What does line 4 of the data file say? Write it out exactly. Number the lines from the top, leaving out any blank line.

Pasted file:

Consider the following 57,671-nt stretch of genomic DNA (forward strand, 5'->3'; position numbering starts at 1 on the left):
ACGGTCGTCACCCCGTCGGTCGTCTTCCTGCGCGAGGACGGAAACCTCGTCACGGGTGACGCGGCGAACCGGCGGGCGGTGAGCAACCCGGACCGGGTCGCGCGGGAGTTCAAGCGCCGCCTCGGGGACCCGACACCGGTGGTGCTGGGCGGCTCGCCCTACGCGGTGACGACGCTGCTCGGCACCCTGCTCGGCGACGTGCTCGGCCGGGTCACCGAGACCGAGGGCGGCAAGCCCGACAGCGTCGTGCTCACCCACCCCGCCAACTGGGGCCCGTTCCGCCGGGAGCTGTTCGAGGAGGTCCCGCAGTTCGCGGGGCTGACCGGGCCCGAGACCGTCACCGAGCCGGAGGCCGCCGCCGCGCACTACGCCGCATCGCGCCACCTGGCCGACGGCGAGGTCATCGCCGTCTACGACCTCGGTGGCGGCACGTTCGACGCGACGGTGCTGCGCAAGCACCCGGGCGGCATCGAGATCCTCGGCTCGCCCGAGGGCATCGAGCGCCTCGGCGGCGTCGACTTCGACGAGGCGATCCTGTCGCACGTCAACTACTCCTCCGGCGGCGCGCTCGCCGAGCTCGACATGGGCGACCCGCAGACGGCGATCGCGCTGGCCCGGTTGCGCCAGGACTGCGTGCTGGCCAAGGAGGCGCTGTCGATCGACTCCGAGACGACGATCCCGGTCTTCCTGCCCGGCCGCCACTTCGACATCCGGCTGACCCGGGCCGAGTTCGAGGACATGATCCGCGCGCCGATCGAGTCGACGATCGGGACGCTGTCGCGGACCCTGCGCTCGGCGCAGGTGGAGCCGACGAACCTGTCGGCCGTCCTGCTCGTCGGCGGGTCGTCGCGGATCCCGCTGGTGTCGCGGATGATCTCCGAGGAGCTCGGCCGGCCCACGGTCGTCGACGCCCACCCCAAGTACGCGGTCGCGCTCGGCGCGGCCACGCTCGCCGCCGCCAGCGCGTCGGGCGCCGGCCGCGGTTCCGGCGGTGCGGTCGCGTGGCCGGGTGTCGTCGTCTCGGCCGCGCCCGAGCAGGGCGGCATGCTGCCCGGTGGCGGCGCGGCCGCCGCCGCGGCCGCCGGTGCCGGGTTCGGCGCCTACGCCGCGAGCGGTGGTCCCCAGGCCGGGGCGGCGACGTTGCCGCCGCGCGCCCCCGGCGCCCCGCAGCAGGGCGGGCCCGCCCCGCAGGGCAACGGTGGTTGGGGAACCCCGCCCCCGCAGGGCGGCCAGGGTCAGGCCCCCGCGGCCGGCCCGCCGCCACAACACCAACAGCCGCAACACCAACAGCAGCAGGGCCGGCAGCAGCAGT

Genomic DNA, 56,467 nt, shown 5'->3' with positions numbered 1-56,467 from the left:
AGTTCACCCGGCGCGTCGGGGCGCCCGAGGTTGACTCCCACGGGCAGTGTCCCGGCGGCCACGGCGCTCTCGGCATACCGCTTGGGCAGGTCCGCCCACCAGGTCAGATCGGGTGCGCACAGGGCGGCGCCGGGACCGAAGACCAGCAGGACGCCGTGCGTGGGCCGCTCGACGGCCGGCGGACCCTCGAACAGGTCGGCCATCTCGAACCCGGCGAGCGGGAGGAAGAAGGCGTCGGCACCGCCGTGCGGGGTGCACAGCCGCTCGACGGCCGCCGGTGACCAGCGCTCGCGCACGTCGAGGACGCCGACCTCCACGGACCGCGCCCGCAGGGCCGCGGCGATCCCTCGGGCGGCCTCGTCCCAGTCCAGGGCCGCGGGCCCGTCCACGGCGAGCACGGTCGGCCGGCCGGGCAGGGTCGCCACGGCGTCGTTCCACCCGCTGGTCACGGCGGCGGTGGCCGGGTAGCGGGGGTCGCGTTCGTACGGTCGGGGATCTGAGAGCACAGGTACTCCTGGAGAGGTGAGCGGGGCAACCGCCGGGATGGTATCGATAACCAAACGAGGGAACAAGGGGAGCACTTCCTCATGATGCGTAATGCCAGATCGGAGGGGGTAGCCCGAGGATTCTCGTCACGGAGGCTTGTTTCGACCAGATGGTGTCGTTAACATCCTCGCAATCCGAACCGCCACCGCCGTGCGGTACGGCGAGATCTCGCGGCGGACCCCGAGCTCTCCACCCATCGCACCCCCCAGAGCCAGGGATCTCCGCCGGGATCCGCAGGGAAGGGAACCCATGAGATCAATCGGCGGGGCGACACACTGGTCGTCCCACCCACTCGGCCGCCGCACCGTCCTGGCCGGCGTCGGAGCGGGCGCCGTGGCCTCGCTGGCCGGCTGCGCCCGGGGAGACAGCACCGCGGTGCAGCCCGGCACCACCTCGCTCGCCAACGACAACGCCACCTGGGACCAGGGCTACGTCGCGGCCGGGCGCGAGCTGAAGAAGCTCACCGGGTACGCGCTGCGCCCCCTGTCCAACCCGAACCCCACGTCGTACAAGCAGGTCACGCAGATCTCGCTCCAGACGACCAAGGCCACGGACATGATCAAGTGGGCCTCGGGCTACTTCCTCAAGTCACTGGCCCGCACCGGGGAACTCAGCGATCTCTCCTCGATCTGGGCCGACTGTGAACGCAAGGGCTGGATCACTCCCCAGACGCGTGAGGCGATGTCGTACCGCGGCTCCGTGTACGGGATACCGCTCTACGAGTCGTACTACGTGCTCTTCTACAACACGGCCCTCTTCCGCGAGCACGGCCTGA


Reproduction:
AGTTCACCCGGCGCGTCGGGGCGCCCGAGGTTGACTCCCACGGGCAGTGTCCCGGCGGCCACGGCGCTCTCGGCATACCGCTTGGGCAGGTCCGCCCACCAGGTCAGATCGGGTGCGCACAGGGCGGCGCCGGGACCGAAGACCAGCAGGACGCCGTGCGTGGGCCGCTCGACGGCCGGCGGACCCTCGAACAGGTCGGCCATCTCGAACCCGGCGAGCGGGAGGAAGAAGGCGTCGGCACCGCCGTGCGGGGTGCACAGCCGCTCGACGGCCGCCGGTGACCAGCGCTCGCGCACGTCGAGGACGCCGACCTCCACGGACCGCGCCCGCAGGGCCGCGGCGATCCCTCGGGCGGCCTCGTCCCAGTCCAGGGCCGCGGGCCCGTCCACGGCGAGCACGGTCGGCCGGCCGGGCAGGGTCGCCACGGCGTCGTTCCACCCGCTGGTCACGGCGGCGGTGGCCGGGTAGCGGGGGTCGCGTTCGTACGGTCGGGGATCTGAGAGCACAGGTACTCCTGGAGAGGTGAGCGGGGCAACCGCCGGGATGGTATCGATAACCAAACGAGGGAACAAGGGGAGCACTTCCTCATGATGCGTAATGCCAGATCGGAGGGGGTAGCCCGAGGATTCTCGTCACGGAGGCTTGTTTCGACCAGATGGTGTCGTTAACATCCTCGCAATCCGAACCGCCACCGCCGTGCGGTACGGCGAGATCTCGCGGCGGACCCCGAGCTCTCCACCCATCGCACCCCCCAGAGCCAGGGATCTCCGCCGGGATCCGCAGGGAAGGGAACCCATGAGATCAATCGGCGGGGCGACACACTGGTCGTCCCACCCACTCGGCCGCCGCACCGTCCTGGCCGGCGTCGGAGCGGGCGCCGTGGCCTCGCTGGCCGGCTGCGCCCGGGGAGACAGCACCGCGGTGCAGCCCGGCACCACCTCGCTCGCCAACGACAACGCCACCTGGGACCAGGGCTACGTCGCGGCCGGGCGCGAGCTGAAGAAGCTCACCGGGTACGCGCTGCGCCCCCTGTCCAACCCGAACCCCACGTCGTACAAGCAGGTCACGCAGATCTCGCTCCAGACGACCAAGGCCACGGACATGATCAAGTGGGCCTCGGGCTACTTCCTCAAGTCACTGGCCCGCACCGGGGAACTCAGCGATCTCTCCTCGATCTGGGCCGACTGTGAACGCAAGGGCTGGATCACTCCCCAGACGCGTGAGGCGATGTCGTACCGCGGCTCCGTGTACGGGATACCGCTCTACGAGTCGTACTACGTGCTCTTCTACAACACGGCCCTCTTCCGCGAGCACGGCCTGA